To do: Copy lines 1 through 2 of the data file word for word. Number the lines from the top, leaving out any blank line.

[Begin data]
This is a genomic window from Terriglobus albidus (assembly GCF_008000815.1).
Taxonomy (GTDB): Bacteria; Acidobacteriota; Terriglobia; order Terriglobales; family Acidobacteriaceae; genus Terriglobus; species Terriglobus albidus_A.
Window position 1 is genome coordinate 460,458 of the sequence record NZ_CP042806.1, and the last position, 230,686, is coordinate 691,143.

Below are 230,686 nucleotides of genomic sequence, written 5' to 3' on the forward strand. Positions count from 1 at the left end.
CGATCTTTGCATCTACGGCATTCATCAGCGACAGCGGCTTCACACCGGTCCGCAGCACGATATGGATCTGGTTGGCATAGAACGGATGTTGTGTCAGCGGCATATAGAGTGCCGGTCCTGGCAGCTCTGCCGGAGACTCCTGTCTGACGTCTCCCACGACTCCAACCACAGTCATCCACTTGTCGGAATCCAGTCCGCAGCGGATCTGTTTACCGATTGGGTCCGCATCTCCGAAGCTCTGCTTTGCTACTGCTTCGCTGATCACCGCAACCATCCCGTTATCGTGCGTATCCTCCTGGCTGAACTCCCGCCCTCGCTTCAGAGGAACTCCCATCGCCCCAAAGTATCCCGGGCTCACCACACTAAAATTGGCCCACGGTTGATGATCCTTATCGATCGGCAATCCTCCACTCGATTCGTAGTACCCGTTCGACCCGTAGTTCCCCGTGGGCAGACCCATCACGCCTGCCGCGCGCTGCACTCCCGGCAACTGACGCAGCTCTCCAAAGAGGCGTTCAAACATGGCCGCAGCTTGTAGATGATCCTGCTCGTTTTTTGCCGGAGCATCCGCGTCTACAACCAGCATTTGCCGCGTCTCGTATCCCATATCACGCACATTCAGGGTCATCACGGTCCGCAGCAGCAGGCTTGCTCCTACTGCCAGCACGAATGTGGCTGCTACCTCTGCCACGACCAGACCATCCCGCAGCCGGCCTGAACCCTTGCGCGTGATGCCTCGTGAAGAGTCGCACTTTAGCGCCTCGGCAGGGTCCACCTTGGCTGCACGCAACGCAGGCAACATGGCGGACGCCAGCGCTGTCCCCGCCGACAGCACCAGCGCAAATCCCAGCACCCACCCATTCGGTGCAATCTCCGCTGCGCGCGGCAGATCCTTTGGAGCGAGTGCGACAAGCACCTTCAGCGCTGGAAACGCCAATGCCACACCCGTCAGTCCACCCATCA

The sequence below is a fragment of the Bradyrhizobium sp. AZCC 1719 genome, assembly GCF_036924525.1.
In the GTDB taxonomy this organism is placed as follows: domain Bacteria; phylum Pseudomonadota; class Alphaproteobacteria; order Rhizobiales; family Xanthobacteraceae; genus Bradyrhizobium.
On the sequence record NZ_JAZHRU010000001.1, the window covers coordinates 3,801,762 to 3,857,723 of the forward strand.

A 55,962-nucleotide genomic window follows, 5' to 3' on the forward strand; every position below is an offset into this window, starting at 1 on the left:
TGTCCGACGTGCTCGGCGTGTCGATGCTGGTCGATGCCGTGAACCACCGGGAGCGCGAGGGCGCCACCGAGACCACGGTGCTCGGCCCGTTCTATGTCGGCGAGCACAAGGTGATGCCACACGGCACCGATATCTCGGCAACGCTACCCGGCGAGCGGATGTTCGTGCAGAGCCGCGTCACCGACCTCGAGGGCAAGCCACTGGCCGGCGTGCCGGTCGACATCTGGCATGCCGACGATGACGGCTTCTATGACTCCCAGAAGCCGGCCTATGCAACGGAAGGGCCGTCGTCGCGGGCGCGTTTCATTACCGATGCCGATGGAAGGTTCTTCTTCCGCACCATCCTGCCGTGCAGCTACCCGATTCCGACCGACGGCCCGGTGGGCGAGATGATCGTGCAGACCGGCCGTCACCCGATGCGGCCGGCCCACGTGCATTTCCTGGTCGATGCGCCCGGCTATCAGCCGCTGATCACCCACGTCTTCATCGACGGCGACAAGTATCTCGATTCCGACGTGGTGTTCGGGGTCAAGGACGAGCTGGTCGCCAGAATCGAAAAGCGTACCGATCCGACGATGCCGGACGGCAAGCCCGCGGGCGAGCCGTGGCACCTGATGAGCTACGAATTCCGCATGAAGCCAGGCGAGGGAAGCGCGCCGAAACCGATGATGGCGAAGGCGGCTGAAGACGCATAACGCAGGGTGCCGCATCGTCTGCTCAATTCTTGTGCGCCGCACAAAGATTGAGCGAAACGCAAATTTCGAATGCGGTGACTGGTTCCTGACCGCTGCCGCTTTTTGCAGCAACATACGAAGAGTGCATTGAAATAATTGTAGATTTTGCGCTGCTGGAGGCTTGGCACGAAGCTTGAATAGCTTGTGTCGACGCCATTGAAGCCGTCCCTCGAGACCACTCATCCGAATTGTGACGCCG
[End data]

This is a genomic window from Terriglobus albidus (assembly GCF_008000815.1).
Taxonomy (GTDB): Bacteria; Acidobacteriota; Terriglobia; order Terriglobales; family Acidobacteriaceae; genus Terriglobus; species Terriglobus albidus_A.